I think it was just meant to be a bit of light fun with an underlying message to make you think, and if that is the case, it achieved it. I certainly enjoyed it, and felt the casting was pretty much spot on. The only area where I thought it suffered was that while it was meant to tell the story of all three women, the focus was almost entirely on Katherine Johnson. That’s not a bad thing as her’s was probably the most interesting story, but the adventures of Mary Jackson were barely touched upon.

As a final note – and I know I mentioned this last year in my review of Midnight Run but I feel the need to say it again – what has happened to Kirsten Dunst? She’s the same age as me, yet easily looks a good 10 years older now.

Worrying.

Anyway, Hidden Figures is good. I recommend seeing it.

 


Movies – T2 Trainspotting Review (or ‘Exposing One Of The Great Pop-Culture Hypocrisies’)

February 7, 2017

Some people are as fanatical about Trainspotting as others are about the likes of Star Wars, Doctor Who, WWE, Game of Thrones or Harry Potter. Some more-so.

Indeed, I’ve never come across so much excitement and fervour among people in general society over the release of a film as this one, and when I went to see it, the sort of whooping enthusiasm in the cinema during the showing of T2 was unlike anything I’ve witnessed before.

People laughed hysterically at early lines of dialogue that were not worthy of a titter, and would shout and cheer when characters first made their appearances on-screen.t2-trainspotting-uk-poster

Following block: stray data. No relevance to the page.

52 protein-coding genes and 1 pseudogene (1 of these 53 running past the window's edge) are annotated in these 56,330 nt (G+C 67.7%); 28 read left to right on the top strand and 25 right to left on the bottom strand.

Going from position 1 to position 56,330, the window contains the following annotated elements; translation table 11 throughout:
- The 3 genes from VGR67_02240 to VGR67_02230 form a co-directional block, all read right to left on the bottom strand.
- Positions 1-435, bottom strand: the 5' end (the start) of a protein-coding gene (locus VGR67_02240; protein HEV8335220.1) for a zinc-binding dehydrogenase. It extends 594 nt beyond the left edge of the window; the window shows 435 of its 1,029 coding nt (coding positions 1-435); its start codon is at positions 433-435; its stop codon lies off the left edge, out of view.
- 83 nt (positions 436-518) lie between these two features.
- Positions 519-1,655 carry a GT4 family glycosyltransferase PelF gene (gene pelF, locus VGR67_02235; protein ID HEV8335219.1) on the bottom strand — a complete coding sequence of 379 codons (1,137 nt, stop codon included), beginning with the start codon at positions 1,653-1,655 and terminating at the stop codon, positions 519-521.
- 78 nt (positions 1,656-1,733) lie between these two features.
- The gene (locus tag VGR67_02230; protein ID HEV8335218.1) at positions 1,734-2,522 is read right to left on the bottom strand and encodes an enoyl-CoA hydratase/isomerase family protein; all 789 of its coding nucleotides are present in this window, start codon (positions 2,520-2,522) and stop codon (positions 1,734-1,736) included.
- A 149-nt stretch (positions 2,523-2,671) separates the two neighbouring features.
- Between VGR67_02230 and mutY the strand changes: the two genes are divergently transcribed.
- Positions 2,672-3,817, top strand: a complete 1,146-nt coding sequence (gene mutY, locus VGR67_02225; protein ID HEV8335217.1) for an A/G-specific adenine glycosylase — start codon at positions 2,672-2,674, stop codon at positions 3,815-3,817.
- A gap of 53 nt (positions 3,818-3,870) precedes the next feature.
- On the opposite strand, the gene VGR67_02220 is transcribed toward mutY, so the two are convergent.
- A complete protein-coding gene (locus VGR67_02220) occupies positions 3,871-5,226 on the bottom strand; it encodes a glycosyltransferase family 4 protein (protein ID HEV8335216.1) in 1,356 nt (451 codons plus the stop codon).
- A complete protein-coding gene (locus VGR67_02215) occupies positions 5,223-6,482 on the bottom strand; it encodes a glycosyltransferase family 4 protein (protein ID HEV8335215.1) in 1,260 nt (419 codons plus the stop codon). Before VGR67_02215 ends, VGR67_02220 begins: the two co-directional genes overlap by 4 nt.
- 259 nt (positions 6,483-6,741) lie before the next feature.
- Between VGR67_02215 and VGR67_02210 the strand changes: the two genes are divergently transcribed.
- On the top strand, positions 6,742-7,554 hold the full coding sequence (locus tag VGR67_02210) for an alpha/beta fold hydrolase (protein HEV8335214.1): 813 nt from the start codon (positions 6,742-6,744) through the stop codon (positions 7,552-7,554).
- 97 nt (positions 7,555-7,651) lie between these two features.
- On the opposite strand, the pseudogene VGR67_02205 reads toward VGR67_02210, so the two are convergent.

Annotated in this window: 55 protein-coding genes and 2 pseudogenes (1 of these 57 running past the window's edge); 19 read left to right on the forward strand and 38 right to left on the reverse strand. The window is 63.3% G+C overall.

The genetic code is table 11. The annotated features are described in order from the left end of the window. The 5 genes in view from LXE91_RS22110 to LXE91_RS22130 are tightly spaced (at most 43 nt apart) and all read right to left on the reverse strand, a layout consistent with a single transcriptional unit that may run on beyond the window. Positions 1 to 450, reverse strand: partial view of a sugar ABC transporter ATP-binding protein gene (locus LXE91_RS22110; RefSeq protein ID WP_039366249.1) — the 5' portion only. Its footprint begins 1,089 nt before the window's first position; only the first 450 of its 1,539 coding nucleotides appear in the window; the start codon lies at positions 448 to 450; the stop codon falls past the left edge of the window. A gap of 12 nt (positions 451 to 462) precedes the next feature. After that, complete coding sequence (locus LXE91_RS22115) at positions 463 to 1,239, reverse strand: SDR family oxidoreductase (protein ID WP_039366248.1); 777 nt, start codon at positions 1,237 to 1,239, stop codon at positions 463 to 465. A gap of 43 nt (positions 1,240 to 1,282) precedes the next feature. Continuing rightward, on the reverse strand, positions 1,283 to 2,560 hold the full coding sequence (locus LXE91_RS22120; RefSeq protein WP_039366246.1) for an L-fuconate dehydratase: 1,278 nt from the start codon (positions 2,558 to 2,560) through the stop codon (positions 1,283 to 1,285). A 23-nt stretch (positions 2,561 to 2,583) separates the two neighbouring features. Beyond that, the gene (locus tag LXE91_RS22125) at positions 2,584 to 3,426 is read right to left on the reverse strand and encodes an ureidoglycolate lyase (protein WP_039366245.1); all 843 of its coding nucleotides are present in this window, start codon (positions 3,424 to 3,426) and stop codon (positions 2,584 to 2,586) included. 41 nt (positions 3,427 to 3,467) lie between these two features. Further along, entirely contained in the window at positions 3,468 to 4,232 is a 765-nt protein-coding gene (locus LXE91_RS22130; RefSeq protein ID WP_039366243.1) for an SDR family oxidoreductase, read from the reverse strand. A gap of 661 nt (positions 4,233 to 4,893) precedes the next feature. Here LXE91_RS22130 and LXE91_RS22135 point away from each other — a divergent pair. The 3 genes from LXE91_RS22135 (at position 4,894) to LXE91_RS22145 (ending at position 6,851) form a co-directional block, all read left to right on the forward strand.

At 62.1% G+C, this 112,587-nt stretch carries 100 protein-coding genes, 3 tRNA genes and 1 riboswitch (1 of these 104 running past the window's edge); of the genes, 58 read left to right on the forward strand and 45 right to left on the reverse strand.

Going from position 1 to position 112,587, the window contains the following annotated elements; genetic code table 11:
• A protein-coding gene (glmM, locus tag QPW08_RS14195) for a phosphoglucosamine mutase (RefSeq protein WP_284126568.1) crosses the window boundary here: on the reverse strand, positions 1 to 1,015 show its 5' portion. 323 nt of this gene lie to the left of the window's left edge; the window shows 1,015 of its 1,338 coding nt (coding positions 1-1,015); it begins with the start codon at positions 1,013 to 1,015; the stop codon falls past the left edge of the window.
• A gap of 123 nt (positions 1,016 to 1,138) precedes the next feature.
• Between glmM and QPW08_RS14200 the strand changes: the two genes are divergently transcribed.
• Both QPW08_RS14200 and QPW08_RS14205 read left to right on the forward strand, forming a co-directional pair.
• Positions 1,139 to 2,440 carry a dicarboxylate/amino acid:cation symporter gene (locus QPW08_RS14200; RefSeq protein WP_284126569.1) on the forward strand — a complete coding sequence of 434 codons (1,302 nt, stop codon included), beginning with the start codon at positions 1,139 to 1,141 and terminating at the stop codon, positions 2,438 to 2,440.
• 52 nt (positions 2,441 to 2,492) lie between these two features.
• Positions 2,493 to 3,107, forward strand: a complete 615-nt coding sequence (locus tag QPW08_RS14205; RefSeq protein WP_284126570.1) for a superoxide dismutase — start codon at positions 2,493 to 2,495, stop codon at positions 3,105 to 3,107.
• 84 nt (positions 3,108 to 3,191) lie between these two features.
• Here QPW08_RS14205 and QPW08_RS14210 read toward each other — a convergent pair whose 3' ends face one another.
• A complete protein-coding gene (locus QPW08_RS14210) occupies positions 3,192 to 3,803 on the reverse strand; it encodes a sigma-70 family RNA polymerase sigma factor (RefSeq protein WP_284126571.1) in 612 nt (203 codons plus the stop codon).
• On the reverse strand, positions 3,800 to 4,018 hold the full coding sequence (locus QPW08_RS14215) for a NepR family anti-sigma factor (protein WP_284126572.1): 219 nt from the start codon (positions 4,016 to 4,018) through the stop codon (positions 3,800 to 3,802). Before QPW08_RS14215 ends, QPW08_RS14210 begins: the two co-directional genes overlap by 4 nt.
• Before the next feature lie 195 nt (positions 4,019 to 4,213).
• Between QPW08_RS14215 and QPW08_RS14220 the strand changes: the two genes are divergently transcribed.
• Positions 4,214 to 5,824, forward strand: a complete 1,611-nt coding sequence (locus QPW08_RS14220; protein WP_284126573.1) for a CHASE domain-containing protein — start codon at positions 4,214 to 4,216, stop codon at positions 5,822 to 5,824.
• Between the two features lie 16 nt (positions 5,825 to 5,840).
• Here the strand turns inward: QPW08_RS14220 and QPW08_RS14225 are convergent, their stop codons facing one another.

It was baffling, and to me it represented one of the great hypocrisies of pop-culture among people in my age range.

What it showed me was that in the eyes of the sort of people who would criticise you for being interested in more ‘geeky’ things, it’s perfectly alright to be fanatical about a film if it’s about something ‘cool’ like – in their minds – drugs.

That’s just…pathetic. But it is what it is, and that’s why these people should be largely ignored.

Anyway, my thinly veiled passive aggression aside, I’m happy to judge this on its own merits. I’ve only seen the first Trainspotting once and barely have any memory of it, such was the impact it had on young Stuart, but I didn’t dislike it, so why not give the new one a go?

And I enjoyed it, but I wonder how much of that was down to certain crutches that held it up?

For example, shallow as it is, if it’s got a guy with a broad Scottish accent calling people cunts, then it’ll definitely raise a chuckle, and so thanks to Robert Carlyle I laughed a lot.

And as a Scot and more to the point as a Scottish football fan, the scene in the Rangers pub was probably the funniest and cleverest set piece I’ve seen in any film in ages. How funny that will be to people less aware of the utterly pointless sectarian divide that poisons certain areas in Scotland I couldn’t tell you, but it was funny to me.

Beyond that though? I dunno; it seemed like a bit of a by-the-numbers sequel with an uninspiring overall plot and a limp resolution.

It’s not fair to say that without certain elements it wouldn’t be good though, because those elements were there and so it was good.

So I’d recommend seeing it, but at the same time, don’t quite understand why people are so enthusiastic about it.

I await some snarky replies.